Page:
Education and cultural memory in American fiction post-Brown v. Board : Ernest Gaines, Leslie Marmon Silko, and Eudora Welty.
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Akins, Adrienne V.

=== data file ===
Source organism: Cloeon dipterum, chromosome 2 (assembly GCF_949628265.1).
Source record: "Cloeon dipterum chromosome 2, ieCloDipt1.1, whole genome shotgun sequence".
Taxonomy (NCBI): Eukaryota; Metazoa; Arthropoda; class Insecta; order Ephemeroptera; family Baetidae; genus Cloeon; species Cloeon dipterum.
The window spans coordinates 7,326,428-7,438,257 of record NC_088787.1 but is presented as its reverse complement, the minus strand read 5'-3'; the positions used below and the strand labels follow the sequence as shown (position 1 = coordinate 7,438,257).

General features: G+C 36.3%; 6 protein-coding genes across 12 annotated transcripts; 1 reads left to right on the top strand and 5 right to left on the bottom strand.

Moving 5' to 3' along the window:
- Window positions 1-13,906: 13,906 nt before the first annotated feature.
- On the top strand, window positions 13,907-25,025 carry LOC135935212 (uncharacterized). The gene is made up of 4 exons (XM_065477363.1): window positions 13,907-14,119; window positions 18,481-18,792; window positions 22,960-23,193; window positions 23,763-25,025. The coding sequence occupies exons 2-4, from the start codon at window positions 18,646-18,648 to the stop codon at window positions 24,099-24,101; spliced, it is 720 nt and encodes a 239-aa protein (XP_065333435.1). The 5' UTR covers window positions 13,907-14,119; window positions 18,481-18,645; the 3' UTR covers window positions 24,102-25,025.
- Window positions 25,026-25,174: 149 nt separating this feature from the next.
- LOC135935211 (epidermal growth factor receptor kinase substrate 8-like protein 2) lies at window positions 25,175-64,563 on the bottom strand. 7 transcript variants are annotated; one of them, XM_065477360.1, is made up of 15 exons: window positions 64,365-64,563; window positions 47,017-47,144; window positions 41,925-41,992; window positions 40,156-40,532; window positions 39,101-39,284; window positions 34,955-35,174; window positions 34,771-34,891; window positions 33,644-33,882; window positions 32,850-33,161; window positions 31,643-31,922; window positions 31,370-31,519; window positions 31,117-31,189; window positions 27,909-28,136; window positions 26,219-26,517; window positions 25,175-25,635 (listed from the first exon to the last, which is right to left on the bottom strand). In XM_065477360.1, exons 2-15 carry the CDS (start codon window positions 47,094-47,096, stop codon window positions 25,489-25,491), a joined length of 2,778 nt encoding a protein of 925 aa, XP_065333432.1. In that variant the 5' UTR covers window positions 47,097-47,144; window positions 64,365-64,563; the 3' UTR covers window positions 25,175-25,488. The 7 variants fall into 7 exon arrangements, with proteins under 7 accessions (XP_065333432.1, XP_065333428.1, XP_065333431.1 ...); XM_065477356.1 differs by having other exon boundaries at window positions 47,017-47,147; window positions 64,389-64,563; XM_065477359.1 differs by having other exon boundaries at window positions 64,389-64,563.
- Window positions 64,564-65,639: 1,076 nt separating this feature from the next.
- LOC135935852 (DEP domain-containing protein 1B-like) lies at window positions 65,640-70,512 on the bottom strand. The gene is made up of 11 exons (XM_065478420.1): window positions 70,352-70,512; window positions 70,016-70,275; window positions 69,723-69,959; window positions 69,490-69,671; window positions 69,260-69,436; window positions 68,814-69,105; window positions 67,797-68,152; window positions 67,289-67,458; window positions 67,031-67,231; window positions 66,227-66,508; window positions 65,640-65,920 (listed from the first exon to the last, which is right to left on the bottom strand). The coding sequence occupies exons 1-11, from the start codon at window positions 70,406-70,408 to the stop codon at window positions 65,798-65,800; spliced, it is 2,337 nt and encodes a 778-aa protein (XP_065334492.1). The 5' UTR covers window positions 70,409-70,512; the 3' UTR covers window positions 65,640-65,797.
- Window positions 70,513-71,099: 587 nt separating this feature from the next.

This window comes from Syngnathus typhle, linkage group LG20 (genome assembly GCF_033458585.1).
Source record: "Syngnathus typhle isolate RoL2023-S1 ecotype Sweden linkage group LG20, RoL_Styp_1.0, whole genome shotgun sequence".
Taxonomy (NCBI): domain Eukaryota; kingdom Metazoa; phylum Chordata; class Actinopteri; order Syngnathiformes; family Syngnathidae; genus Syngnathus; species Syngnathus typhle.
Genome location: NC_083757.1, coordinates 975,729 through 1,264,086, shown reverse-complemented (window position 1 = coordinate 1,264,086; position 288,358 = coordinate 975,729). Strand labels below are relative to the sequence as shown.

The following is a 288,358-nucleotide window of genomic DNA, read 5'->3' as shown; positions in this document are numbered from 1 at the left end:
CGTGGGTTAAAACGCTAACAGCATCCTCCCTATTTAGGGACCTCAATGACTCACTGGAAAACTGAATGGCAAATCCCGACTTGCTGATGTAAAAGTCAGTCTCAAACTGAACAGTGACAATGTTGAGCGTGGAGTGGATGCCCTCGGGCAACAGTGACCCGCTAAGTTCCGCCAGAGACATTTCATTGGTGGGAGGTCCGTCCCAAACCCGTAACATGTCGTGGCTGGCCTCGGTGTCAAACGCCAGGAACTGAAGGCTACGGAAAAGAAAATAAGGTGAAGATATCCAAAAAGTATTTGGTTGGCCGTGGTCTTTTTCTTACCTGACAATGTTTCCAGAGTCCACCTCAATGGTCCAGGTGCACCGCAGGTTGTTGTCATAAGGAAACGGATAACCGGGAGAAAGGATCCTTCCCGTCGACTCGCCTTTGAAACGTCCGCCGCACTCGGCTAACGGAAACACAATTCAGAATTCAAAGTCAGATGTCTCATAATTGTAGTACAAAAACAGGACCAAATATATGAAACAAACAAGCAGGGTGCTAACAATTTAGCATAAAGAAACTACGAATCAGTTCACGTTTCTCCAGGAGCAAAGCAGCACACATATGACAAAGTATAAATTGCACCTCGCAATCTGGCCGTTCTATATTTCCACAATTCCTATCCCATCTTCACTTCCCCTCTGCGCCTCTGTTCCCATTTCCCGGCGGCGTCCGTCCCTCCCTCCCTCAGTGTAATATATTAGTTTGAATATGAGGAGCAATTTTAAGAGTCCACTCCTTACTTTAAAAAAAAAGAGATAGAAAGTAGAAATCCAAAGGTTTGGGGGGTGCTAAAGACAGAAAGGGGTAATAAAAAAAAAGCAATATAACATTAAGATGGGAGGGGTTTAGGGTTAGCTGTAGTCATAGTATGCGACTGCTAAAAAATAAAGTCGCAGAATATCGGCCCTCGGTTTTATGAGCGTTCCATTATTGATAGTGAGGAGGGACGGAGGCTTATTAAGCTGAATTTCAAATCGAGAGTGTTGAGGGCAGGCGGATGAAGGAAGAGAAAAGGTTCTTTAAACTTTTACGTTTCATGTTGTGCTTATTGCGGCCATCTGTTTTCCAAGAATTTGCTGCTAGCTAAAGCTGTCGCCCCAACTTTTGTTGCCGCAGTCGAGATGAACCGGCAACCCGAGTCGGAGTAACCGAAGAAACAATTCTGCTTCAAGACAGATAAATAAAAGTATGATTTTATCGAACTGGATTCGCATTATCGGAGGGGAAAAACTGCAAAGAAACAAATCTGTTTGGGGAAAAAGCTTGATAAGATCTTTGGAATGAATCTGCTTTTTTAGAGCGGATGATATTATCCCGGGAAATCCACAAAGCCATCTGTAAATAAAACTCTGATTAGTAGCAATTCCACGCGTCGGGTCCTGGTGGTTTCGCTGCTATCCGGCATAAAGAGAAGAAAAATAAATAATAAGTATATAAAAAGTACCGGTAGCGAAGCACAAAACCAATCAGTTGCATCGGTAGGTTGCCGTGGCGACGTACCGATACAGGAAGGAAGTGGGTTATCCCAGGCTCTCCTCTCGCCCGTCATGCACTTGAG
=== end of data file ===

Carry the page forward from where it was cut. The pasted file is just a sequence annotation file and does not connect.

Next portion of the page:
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This dissertation examines a number of historical novels composed and published during a time period when questions pertaining to education, equal opportunity, and expanding national memory were central to American consciousness. In the novels on which this study focuses, the centrality of education as a theme is reflected in the high proportion of classroom scenes and the large number of teachers who are key characters. The importance of education in Welty’s Losing Battles (1970), Gaines’s The Autobiography of Miss Jane Pittman (1971), and Silko’s Ceremony (1977) has not been thoroughly explored in the existing criticism. While the general theme of memory has been discussed at length for all three of these authors, there has been little consideration of the relationship between memory and education. Works by Gaines, Silko, and Welty have noteworthy similarities in their approaches to the topic of memory and its connection with education: the most prominent is an emphasis on what might be termed a collective, dialogical approach to the process of learning and the preservation of cultural memory. The divergent cultural, ethnic, and socioeconomic backgrounds that Gaines, Silko, and Welty bring to questions of education and cultural memory must be stressed, but the convergences in their imaginative treatments of these questions are also worthy of examination. My study considers the significance of these convergences and differences within the context of the historical development of American education during the crucial decades that followed the landmark Brown v. Board of Education ruling. I also explore how Gaines, Silko, and Welty depict and critique curriculum and methods in the particular fields of social studies education, science education, and English language arts education, respectively. By putting the works of three diverse authors with distinctive concerns in conversation with each other, this study will also allow dialogical interaction and questioning to occur in the telling of the story of American education and memory in the crucial post-Brown era.